Come with me to 2085 to the end of the world as we know it.

My name is Graeme Codrington, this is Throw Forward Thursday and we are in our end of series.

I want to talk today about the end of insects. I mentioned a moment ago that it’s the end of everything and that will be the case if we run out of insects. If all the insects in the world disappear, well, that will be the end of the world as we know it, and certainly the end of the plants that we eat and the world biosphere as we know it.

Insects are absolutely essential to that and they are disappearing at an alarming rate. A recent set of papers put out by Nature and I’ll link to these in the show notes gave amazing detail of studies done all around the world on the fact that insect populations are reducing by between 1% and 2% every year at the moment. And that means that within a few decades they could would be tragic loss of entire insect populations. It really is a crisis point. The simplest way to think about this is if you remember as a child going on long haul drives with your family from one city to another on holiday.

You often needed to stop regularly, not just to fill up with petrol and gas in your car, but to clean the windscreen. There were so many insects on the windscreen, we just don’t see that anymore. There are a few insects that are not being affected but generally the scientists are very worried about this situation. So what can we do? That’s part of what we’re trying to do in this end of series.

It’s not just throw our hands up and go oh no, the future is a disaster. But to say what can we do in response to that? And what we do need to do is change our view of insects. A few of them might be creepy crawlies that you don’t really like and you wouldn’t want them flying around and settling on your skin or your hair, but we need to recognise the value of insects in the biosphere. Kind of change our attitude towards them, if you like.

Secondly, we need to make sure that our gardens and green spaces in our cities and all around our world are insect friendly. Probably means getting rid of some of our lawns, some of our grass areas, replacing them more with wild flowers and natural or indigenous plants. We need to do the same with many areas out in the remote areas and in farming areas, leaving wild spaces for insects. We can also switch off unnecessary lights at night. Insects are attracted to lights at night time and these typically become traps and sort of fry them, if you like.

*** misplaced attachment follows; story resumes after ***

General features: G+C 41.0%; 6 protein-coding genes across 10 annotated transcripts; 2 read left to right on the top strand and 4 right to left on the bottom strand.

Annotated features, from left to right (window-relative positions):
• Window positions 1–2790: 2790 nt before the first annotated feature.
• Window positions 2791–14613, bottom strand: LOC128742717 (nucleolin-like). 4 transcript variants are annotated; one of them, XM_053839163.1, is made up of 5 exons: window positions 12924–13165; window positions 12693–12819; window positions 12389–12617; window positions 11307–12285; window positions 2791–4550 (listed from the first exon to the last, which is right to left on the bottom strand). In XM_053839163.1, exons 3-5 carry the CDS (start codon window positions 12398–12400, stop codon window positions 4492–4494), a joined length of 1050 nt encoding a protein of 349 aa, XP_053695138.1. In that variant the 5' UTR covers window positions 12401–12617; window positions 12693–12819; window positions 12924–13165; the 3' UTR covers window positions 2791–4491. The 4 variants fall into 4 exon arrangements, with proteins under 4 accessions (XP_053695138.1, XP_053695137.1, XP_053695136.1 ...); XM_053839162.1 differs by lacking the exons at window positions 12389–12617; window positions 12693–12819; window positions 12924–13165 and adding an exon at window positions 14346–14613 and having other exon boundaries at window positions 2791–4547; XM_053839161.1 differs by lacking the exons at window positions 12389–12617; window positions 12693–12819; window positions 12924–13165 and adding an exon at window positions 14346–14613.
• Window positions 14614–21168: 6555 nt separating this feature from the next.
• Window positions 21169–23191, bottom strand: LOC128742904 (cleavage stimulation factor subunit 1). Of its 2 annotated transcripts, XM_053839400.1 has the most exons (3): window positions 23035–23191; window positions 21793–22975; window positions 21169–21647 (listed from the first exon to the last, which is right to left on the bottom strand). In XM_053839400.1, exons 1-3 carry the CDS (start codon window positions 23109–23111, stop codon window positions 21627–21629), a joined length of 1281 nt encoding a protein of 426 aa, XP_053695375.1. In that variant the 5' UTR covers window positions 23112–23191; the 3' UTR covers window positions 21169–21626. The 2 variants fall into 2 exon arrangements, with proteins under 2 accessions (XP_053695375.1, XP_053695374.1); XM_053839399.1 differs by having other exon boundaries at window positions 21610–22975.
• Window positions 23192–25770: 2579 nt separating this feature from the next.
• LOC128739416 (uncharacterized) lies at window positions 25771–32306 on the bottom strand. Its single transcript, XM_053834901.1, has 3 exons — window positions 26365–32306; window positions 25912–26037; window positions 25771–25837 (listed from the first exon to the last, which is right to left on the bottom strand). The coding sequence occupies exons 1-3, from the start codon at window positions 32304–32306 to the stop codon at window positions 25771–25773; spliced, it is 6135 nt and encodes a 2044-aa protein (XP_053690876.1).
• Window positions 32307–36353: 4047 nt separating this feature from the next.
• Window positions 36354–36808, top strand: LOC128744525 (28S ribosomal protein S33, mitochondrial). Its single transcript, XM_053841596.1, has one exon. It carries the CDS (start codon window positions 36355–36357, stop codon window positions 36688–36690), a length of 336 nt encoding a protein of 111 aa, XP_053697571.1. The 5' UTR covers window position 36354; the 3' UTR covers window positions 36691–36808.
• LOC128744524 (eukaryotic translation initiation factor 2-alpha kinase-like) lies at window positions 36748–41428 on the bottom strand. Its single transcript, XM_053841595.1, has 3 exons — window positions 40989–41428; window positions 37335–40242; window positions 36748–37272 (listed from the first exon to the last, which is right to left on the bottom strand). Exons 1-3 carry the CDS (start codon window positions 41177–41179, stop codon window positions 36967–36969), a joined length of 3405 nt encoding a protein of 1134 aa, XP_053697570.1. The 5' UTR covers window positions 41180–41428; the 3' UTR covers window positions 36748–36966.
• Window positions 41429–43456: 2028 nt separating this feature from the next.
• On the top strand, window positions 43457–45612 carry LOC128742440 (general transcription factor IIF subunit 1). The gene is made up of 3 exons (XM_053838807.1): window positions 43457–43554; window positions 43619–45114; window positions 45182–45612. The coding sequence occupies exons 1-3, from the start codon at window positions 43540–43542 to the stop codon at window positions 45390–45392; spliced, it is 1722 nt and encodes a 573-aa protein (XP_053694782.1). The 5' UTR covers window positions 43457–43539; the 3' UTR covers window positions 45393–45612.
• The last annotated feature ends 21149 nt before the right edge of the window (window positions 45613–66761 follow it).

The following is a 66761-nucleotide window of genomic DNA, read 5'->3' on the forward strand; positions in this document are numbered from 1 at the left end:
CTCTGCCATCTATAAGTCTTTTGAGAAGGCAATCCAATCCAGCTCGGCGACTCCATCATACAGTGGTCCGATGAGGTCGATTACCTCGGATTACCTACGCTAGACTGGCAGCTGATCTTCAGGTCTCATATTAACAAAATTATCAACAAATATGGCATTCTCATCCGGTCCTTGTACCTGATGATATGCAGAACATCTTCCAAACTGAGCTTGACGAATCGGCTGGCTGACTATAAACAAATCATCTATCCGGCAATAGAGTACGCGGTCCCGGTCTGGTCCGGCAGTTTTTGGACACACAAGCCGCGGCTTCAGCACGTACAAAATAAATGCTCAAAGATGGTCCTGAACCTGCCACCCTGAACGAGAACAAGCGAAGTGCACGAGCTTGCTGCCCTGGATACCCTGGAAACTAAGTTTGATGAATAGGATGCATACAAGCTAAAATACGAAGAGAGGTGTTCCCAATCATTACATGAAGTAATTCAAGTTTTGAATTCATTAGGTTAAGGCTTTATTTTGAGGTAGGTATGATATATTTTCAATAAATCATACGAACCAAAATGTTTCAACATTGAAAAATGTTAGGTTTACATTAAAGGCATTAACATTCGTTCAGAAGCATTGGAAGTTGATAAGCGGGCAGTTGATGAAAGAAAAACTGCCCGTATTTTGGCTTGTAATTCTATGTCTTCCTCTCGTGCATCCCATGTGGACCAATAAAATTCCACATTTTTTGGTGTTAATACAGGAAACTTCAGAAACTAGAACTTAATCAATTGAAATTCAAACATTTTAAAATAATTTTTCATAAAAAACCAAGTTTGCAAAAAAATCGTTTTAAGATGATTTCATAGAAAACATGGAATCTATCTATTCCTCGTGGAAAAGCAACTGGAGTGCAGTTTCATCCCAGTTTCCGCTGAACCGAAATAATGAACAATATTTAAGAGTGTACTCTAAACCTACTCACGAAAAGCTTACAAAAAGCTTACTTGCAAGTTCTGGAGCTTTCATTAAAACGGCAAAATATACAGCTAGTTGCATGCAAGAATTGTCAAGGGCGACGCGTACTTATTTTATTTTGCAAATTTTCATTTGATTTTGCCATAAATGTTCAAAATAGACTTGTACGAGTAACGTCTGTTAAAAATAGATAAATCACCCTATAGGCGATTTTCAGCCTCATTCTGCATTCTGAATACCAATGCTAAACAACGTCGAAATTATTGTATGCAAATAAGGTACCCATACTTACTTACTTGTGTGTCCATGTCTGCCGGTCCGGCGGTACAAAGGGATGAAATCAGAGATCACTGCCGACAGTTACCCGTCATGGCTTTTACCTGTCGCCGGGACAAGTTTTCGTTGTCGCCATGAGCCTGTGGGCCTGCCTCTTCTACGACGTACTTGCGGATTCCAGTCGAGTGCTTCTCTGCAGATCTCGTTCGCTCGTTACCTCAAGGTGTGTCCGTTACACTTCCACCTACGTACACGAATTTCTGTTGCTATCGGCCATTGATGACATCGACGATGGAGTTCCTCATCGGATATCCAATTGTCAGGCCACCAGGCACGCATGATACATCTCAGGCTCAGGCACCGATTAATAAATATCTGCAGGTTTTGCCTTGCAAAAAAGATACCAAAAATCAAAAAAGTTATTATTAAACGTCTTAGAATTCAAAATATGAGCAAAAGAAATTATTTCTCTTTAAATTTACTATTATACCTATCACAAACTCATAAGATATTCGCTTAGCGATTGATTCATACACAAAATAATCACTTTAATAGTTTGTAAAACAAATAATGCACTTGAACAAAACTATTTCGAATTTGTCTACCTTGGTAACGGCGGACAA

And we can make sure that we don’t do that, give insects at nighttime as well. I think birds too would appreciate that. And then finally we can support scientists who are looking at a variety of different ways to protect our insect population. Keep informed about it and make sure you get involved in any way that you can to ensure that insects in your environment find a really nice home. Not a home filled with pesticides and poisons trying to get rid of them, but an environment in which insects can flourish, thrive and continue to help.

Give us the world that we want to live in, a world full of plants that we can enjoy and eat and continue to live with. The end of insects? Let’s hope not, because the end of insects would be the end of us. Hope you’re enjoying this end of series.

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I’ll see you next week week when we talk about the end of something else.

Graeme Codrington, is an internationally recognized futurist, specializing in the future of work. He helps organizations understand the forces that will shape our lives in the next ten years, and how we can respond in order to confidently stay ahead of change. Chat to us about booking Graeme to help you Re-Imagine and upgrade your thinking to identify the emerging opportunities in your industry.

For the past two decades, Graeme has worked with some of the world’s most recognized brands, travelling to over 80 countries in total, and speaking to around 100,000 people every year. He is the author of 5 best-selling books, and on faculty at 5 top global business schools.

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